Ascension Church

Parish History 1890-1923

In February 1890, Church of the Ascension was established in what was then the northernmost part of the rapidly growing city of

Fr. Christie

Minneapolis. Archbishop John Ireland appointed Fr. Alexander Christie as its first Pastor. Although he served the parish for only three years, his accomplishments laid the groundwork for what became one of the largest parishes in the city of Minneapolis. He bought four lots, which included a house that became the rectory, and began construction of the first church building, all for just over $19,000.

Ascension’s next pastor, Fr. Jeremiah Harrington, arrived on June 8, 1894. He served Ascension faithfully for thirty years until his death on June 8,1924. Some of the highlights from Fr. Harrington’s thirty- year tenure include building the first school, building a new church, purchasing and remodeling the first convent, and establishing the first parish hall in the old church.

Fr. Harrington bought four more lots, opened the doors to Ascension School in 1897, and called the Sisters of St Joseph of Carondelet to teach the pupils. The school began with three rooms, three sisters, and 160 students.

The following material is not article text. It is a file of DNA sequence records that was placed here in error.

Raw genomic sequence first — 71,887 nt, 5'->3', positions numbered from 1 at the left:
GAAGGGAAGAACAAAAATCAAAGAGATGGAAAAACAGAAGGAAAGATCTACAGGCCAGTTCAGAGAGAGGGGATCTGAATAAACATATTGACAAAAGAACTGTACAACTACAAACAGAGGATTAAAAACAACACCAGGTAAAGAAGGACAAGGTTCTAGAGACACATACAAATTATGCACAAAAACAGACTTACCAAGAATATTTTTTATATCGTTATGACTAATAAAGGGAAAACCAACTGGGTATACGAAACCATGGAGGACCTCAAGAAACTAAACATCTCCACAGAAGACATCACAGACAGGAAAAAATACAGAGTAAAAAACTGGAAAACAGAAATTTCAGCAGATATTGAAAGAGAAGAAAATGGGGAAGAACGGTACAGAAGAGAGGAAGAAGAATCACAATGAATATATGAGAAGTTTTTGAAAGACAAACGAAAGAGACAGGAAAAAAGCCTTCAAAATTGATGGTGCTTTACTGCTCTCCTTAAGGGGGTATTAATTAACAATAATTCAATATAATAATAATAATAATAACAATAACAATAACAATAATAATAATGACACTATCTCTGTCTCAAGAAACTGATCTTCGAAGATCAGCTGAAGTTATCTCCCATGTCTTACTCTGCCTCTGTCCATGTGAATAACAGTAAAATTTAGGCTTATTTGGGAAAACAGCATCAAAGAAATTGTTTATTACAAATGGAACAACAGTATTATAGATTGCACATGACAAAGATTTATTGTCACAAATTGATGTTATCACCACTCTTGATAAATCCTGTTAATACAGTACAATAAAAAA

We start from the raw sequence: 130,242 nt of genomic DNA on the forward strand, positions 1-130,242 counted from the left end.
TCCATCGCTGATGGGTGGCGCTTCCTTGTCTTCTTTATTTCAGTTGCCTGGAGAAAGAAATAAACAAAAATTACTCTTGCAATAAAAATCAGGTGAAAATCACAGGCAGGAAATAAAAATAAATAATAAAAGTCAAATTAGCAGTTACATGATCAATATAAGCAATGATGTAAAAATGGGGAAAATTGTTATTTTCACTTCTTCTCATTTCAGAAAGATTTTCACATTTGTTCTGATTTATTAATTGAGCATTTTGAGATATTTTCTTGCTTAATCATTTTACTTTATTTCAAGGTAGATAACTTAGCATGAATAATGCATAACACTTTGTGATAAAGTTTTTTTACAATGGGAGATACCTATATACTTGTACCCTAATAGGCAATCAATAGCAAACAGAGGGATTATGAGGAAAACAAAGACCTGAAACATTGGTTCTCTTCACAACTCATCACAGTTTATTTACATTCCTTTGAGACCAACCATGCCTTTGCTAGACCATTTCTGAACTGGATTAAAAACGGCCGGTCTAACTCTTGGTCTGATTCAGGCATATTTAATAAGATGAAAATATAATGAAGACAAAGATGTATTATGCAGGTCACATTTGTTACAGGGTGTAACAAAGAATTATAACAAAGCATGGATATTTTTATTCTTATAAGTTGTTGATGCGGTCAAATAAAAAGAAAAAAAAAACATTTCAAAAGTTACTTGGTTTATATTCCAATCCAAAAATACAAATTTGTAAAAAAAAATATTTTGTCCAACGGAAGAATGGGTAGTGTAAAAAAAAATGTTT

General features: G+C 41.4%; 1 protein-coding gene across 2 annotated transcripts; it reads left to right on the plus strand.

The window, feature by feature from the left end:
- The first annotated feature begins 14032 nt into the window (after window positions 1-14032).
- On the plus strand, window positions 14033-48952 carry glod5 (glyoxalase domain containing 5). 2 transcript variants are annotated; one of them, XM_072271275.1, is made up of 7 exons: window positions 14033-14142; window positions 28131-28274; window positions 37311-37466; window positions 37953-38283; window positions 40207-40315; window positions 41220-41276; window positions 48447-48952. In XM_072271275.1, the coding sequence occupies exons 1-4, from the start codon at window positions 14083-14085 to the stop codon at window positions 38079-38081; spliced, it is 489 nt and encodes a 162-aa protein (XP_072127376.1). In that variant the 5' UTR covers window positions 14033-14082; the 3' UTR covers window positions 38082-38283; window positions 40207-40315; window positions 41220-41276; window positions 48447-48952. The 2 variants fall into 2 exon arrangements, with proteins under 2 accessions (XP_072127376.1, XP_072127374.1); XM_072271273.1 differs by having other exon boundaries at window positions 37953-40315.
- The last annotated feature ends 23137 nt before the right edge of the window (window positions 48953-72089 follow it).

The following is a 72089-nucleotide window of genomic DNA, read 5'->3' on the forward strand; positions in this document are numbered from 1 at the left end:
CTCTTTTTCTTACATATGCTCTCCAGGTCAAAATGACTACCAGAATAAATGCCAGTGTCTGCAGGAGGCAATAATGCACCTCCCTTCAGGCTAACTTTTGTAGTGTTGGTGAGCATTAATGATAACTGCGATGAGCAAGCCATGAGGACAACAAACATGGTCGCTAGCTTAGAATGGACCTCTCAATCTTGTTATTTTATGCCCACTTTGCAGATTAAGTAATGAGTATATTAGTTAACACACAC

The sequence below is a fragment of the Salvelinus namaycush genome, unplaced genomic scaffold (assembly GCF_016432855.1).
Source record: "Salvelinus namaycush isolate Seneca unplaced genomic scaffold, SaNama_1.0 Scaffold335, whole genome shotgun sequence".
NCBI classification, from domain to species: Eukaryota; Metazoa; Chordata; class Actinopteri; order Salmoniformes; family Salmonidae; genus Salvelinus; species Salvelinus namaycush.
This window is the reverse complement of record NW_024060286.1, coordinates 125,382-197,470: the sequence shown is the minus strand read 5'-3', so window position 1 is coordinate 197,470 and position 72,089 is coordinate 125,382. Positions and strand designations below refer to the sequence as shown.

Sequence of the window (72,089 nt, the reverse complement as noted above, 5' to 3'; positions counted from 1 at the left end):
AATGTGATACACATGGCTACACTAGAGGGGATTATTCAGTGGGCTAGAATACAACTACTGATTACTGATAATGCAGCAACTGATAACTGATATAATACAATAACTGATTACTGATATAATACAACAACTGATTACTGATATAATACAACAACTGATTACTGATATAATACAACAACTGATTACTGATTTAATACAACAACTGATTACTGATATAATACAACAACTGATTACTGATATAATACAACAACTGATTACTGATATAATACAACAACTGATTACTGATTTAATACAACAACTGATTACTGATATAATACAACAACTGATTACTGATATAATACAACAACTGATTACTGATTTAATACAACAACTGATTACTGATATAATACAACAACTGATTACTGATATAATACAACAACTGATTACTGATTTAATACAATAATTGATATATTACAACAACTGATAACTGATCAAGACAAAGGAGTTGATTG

Next, Fr. Harrington turned his attention to building a new church, which was dedicated on May 24, 1903, by Archbishop John Ireland. This beautiful church building has been a mainstay of the near northside of Minneapolis for more than a century.

Fr. Harrington

In 1916, Fr. Harrington purchased, remodeled and enlarged a house on 18th and Bryant to be used as a convent. This was where the sisters lived until 1948, when Monsignor Dunphy purchased the lot next door and built a more modern convent.
Ascension’s tradition of being a social and cultural center for the neighborhood began when Fr. Harrington converted the original wooden church structure into a parish hall. The tradition continued with the building of the Ascension Club and continues to this day. Eventually, the Club would feature a bowling alley, a swimming pool, a large auditorium/gymnasium, a dance studio and many club and class rooms.